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South Asia and Beyond

Uproar Forces Nepalese PM Oli To Scrap Ordinances That Threatened Federal Polity

 Uproar Forces Nepalese PM Oli To Scrap Ordinances That Threatened Federal Polity

Nepalese PM K.P. Sharma Oli greets his countrymen on April 13 on the occasion of the Nepali New Year

NEW DELHI: ‘Undermining Loktantra’ (Undermining Democracy)–“Yet, it seems that the large mandate has been entirely misinterpreted by the man in charge of both the ruling party and the federal government, Prime Minister KP Oli. It is no secret that Oli has been critical of the move towards federalism from the start. It is also not news that Oli has, time and again, embraced authoritarian tendencies over more cooperative and democratic ones.”–Editorial in The Kathmandu Post, April 24.

April 24 is celebrated as Democracy Day in Nepal but there’s been little to celebrate. Rather Prime Minister K.P.Sharma Oli, despite failing health (he underwent a second kidney transplant last month) and related uncertainties, focused more on shoring up his diminishing political standing than anything else (coronavirus included).

On April 20 his cabinet approved two controversial ordinances, approved post-haste by President Bidhya Devi Bhandari (questions are being raised about her role). One ordinance sought changes in Nepal’s Political Party Act, making it legal if 40% of MPs or central committee members of any party wanted to break away and form a separate party. Until now, it had to be 80 members drawn from both the central committee and parliament.

The other ordinance sought changes in the functioning of the constitutional council, a body representing all pillars of government (from PM to speaker and chief justice). It proposed to replace the unanimous mode of decision making on key constitutional matters, to one by majority vote. Both ordinances were seen as attempts to undermine Nepal’s federal democratic polity.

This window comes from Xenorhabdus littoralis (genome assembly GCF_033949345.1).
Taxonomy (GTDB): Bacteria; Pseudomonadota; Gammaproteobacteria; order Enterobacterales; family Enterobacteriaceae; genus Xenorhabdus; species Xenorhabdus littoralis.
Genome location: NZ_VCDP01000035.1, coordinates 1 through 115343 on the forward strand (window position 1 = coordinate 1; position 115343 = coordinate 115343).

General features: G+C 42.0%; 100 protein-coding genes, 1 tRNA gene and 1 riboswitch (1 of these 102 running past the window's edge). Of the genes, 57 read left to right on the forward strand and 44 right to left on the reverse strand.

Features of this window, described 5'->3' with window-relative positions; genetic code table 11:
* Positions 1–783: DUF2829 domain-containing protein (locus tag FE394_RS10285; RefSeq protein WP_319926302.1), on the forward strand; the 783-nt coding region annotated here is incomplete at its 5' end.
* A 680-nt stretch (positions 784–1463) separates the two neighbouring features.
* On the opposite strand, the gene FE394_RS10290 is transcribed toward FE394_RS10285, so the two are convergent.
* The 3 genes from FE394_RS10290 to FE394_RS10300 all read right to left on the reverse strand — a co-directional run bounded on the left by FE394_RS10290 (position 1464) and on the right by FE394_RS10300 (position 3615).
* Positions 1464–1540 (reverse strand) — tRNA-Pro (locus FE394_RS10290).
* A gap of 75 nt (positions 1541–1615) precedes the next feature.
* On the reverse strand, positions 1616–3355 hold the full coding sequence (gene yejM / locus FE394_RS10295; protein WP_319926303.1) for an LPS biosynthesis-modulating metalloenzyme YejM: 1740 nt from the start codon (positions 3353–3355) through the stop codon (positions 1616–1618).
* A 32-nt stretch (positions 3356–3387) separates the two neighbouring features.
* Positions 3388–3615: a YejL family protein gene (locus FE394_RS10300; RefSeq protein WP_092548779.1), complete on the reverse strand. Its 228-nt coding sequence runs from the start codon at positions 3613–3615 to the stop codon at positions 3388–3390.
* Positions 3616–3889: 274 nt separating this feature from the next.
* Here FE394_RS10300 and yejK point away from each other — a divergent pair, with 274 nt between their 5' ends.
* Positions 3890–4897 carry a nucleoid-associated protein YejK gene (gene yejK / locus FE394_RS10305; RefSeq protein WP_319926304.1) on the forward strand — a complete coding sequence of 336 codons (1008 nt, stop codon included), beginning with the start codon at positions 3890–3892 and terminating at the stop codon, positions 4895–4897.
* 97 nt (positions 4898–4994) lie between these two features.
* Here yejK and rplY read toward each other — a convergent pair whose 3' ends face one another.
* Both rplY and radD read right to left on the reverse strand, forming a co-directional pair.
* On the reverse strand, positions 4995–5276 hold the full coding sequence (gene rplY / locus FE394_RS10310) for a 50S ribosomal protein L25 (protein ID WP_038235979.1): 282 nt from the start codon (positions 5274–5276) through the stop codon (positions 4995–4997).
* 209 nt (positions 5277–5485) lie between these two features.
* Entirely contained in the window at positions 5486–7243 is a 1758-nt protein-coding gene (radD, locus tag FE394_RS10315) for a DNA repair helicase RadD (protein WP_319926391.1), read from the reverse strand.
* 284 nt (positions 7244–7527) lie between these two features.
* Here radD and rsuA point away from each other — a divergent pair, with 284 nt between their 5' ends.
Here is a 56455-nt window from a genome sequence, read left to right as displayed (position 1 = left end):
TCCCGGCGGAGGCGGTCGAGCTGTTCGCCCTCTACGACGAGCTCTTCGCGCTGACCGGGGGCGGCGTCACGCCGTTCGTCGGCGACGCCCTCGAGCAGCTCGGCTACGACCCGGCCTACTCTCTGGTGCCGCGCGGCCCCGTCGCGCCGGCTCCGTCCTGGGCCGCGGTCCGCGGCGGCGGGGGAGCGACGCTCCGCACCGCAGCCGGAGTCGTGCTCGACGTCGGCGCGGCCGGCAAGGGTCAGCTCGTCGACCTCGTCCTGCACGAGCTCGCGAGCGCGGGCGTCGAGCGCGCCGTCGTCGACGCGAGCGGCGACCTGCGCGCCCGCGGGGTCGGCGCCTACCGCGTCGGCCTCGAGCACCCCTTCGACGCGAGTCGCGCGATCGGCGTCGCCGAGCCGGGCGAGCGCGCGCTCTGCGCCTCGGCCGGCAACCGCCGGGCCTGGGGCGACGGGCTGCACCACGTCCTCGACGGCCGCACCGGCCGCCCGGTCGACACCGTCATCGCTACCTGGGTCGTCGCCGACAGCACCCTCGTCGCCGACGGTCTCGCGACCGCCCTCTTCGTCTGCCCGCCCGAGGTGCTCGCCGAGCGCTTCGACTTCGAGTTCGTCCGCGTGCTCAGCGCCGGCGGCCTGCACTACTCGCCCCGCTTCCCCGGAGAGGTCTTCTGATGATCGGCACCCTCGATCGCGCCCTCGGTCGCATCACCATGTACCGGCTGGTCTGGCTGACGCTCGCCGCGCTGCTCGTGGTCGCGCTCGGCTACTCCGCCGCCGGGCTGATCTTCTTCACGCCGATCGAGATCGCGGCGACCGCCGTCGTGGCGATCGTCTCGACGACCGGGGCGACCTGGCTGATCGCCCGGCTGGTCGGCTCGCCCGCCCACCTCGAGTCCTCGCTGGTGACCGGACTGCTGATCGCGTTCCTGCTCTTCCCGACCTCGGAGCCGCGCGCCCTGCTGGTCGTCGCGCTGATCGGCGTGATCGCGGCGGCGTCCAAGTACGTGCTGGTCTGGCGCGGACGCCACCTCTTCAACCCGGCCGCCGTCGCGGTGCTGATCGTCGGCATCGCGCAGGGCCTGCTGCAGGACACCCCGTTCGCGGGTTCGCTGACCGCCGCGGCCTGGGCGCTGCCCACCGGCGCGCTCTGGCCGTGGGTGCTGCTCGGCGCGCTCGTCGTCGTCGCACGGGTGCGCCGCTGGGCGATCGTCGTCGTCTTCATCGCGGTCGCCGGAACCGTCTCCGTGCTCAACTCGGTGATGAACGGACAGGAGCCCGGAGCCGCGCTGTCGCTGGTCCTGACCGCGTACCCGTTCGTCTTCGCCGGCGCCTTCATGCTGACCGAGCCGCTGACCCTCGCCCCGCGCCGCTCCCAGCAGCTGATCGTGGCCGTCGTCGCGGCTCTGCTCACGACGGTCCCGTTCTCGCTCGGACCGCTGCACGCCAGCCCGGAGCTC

The respected Kathmandu Post summed it up aptly: “It is no secret that Oli has been critical of the move towards federalism from the start. Many essential bills that would strengthen democracy have been waylaid, while many controversial ones have been encouraged. ”

Following a torrent of criticism, both ordinances were repealed. But analysts say democracy was hardly the issue. PM Oli was looking to ensure his position in the event his Nepal Communist Party (NCP) fell apart. Although it has a two-thirds majority in parliament, the NCP is actually a merger of Oli’s parent Nepal Communist Party (Unified Marxist Leninist), and the Maoists led by Pushpa Kamal Dahal ‘Prachanda’.

Oli and Prachanda co-chair the party but it’s been an uneasy relationship with the former unwilling to yield power to the latter. Prachanda has been pressing Oli to adhere to the gentlemen’s agreement they had, wherein the co-chairs were to head the government for an equal time period. Oli, though has shown no inclination to yield

Prof. S.D.Muni of Delhi’s Jawaharlal Nehru University said: “There is a lot of political flux in Nepal right now triggered by the pandemic. Oli’s problem is that he is facing serious internal problems within the NCP which itself is deeply divided. Prachanda who is very upset since Oli is showing no signs of sharing power, made his move during the pandemic, demanding a national government. Oli made a counter move by coming up with the ordinance on political parties.”

The counter move was a signal to two Madhesi parties comprising Nepalis of Indian origin, the Samajbadi Party and the Rastriya Janata Party, that he was ready to break with the ruling coalition and join hands with them to form a new government. Instead, the Madhesi parties announced their merger to form the united Janata Samajbadi Party. Their move was apparently orchestrated by India whose unhappiness with Oli’s pro-China tilt has been quite evident.

For now some kind of stalemate is evident. But Oli’s government has been faltering on social and economic delivery. Oli’s cronies are reported to be running the show given his ill health. Prof Muni believes Oli could survive if a national government was formed although his powers would be severely diluted. But Oli is not inclined to see a dilution in his power and status. So expect more manoeuvers and backstabbing as the politicians up their game.

Parul Chandra

Parul Chandra

Professional newshound, have navigated through typewriters, computers and mobile phones during my over three-decade-long career working in some of India's finest newsrooms (The Times of India, Financial Express). Pakistan, Nepal, Bangladesh and Bhutan are my focus, also Sri Lanka (when boss permits). Age and arthritis (that's a joke) have not dimmed the thrill of chasing a story. Loves music, animals and pasta.

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